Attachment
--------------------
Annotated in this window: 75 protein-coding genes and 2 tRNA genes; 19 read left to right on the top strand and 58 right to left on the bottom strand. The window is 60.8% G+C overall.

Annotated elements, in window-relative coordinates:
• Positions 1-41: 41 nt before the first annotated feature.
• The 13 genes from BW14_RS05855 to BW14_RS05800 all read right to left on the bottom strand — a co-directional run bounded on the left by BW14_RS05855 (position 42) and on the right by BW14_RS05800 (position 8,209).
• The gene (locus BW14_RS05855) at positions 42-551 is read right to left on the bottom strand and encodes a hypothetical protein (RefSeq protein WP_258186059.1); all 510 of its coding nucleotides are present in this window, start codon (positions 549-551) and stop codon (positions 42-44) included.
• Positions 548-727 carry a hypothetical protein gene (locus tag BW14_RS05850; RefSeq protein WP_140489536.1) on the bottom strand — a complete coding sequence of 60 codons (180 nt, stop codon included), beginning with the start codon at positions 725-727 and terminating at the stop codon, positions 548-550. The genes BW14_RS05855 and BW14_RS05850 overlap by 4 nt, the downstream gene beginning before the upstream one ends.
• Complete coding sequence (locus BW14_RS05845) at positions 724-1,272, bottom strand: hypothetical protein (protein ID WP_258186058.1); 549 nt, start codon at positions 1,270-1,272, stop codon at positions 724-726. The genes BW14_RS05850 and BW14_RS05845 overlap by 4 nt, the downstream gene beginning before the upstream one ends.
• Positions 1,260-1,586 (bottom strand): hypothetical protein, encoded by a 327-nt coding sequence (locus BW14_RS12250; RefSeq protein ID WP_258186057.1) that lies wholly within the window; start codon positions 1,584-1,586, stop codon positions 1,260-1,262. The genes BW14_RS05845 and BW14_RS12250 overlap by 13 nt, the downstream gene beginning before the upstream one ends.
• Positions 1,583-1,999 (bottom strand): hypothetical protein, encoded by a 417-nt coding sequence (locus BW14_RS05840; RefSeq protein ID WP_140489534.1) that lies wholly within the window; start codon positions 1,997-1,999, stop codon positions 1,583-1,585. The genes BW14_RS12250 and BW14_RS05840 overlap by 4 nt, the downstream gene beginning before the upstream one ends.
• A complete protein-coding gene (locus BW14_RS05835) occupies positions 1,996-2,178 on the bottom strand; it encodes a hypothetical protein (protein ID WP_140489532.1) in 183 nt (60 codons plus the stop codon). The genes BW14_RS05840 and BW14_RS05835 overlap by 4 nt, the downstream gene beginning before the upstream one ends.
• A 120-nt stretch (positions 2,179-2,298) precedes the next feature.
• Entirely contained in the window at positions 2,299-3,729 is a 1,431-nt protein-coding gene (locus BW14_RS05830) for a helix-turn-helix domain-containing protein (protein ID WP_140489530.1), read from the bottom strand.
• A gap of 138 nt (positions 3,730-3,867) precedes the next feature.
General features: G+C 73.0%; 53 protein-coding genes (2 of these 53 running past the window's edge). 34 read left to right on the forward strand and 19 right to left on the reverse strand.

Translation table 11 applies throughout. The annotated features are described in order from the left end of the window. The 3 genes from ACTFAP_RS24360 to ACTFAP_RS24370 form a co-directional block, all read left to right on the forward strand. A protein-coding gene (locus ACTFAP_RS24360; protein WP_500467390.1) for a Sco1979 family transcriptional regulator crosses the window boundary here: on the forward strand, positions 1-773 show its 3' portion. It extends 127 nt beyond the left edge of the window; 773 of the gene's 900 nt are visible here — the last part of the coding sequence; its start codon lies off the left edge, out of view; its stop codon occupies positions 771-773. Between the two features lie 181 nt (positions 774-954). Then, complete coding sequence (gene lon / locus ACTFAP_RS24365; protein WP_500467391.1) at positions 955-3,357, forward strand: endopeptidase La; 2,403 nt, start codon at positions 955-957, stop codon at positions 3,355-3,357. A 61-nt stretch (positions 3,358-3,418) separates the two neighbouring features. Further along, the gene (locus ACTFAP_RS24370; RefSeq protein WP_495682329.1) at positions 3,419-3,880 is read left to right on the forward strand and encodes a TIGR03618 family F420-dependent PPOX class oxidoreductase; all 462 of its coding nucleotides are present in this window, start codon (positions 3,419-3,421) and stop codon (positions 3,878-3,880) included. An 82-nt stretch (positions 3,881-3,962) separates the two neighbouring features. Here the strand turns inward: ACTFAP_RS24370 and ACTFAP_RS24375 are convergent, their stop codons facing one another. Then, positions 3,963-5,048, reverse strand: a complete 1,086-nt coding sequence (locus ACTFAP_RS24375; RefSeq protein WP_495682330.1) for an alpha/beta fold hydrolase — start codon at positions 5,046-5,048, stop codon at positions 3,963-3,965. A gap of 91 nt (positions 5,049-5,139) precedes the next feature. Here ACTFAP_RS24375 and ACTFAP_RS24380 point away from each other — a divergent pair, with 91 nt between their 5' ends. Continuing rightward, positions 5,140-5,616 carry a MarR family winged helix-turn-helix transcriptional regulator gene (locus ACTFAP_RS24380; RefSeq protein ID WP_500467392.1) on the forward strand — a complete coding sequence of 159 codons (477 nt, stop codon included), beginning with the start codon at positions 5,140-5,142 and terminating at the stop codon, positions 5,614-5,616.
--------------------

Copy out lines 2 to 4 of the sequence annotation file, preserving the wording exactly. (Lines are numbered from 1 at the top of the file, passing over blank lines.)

Annotated elements, in window-relative coordinates:
• Positions 1-41: 41 nt before the first annotated feature.
• The 13 genes from BW14_RS05855 to BW14_RS05800 all read right to left on the bottom strand — a co-directional run bounded on the left by BW14_RS05855 (position 42) and on the right by BW14_RS05800 (position 8,209).